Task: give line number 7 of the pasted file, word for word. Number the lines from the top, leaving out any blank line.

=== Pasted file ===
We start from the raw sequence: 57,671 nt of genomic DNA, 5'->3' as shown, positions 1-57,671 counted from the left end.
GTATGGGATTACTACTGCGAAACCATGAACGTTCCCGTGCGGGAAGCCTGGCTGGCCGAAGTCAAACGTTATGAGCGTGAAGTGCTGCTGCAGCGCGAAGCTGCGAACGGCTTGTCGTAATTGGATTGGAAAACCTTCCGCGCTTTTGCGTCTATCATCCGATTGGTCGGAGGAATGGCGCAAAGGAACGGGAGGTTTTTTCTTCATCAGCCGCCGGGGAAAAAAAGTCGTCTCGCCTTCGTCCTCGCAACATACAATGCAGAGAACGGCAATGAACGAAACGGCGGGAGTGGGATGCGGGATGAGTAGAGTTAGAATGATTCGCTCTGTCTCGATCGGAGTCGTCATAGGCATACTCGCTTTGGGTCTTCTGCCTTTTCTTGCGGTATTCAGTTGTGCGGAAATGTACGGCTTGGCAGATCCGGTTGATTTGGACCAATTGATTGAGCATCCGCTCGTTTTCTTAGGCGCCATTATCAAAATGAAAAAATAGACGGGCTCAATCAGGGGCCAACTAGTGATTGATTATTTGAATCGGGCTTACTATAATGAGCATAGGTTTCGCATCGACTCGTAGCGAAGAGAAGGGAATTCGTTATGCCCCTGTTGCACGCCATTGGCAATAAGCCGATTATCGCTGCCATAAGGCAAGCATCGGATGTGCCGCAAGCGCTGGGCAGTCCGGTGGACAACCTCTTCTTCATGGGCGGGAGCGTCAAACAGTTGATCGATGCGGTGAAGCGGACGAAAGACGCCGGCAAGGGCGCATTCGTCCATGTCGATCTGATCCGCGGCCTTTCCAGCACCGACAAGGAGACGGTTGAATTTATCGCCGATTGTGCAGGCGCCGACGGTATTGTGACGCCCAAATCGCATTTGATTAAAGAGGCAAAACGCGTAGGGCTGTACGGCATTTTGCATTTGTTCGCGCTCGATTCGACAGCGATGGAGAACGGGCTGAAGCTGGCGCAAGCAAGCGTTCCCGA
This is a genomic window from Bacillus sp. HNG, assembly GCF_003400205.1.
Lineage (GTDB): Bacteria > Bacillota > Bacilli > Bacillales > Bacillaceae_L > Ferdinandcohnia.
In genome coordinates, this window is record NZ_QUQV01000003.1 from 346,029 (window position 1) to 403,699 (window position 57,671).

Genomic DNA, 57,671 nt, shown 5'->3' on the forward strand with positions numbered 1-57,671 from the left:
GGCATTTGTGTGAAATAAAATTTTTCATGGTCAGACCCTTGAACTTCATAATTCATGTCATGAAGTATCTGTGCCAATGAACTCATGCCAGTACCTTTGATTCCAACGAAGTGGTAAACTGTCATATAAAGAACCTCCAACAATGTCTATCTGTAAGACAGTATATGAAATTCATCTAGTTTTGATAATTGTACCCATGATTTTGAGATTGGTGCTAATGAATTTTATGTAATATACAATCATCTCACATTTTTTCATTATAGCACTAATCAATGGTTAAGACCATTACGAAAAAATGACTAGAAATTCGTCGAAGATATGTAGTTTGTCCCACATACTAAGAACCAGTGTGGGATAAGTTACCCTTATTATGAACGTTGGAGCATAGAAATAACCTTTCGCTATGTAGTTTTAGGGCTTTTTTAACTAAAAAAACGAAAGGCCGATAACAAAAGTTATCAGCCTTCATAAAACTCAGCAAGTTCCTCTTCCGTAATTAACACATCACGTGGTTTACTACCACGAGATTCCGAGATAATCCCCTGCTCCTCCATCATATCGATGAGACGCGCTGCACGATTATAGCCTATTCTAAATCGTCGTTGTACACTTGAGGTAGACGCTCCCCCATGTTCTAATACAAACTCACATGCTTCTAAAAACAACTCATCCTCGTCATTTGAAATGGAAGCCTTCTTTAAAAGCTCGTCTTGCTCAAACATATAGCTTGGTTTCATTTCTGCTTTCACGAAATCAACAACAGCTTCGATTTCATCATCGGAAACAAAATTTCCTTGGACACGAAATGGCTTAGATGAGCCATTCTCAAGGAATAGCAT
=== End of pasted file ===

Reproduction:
GGCATTTGTGTGAAATAAAATTTTTCATGGTCAGACCCTTGAACTTCATAATTCATGTCATGAAGTATCTGTGCCAATGAACTCATGCCAGTACCTTTGATTCCAACGAAGTGGTAAACTGTCATATAAAGAACCTCCAACAATGTCTATCTGTAAGACAGTATATGAAATTCATCTAGTTTTGATAATTGTACCCATGATTTTGAGATTGGTGCTAATGAATTTTATGTAATATACAATCATCTCACATTTTTTCATTATAGCACTAATCAATGGTTAAGACCATTACGAAAAAATGACTAGAAATTCGTCGAAGATATGTAGTTTGTCCCACATACTAAGAACCAGTGTGGGATAAGTTACCCTTATTATGAACGTTGGAGCATAGAAATAACCTTTCGCTATGTAGTTTTAGGGCTTTTTTAACTAAAAAAACGAAAGGCCGATAACAAAAGTTATCAGCCTTCATAAAACTCAGCAAGTTCCTCTTCCGTAATTAACACATCACGTGGTTTACTACCACGAGATTCCGAGATAATCCCCTGCTCCTCCATCATATCGATGAGACGCGCTGCACGATTATAGCCTATTCTAAATCGTCGTTGTACACTTGAGGTAGACGCTCCCCCATGTTCTAATACAAACTCACATGCTTCTAAAAACAACTCATCCTCGTCATTTGAAATGGAAGCCTTCTTTAAAAGCTCGTCTTGCTCAAACATATAGCTTGGTTTCATTTCTGCTTTCACGAAATCAACAACAGCTTCGATTTCATCATCGGAAACAAAATTTCCTTGGACACGAAATGGCTTAGATGAGCCATTCTCAAGGAATAGCAT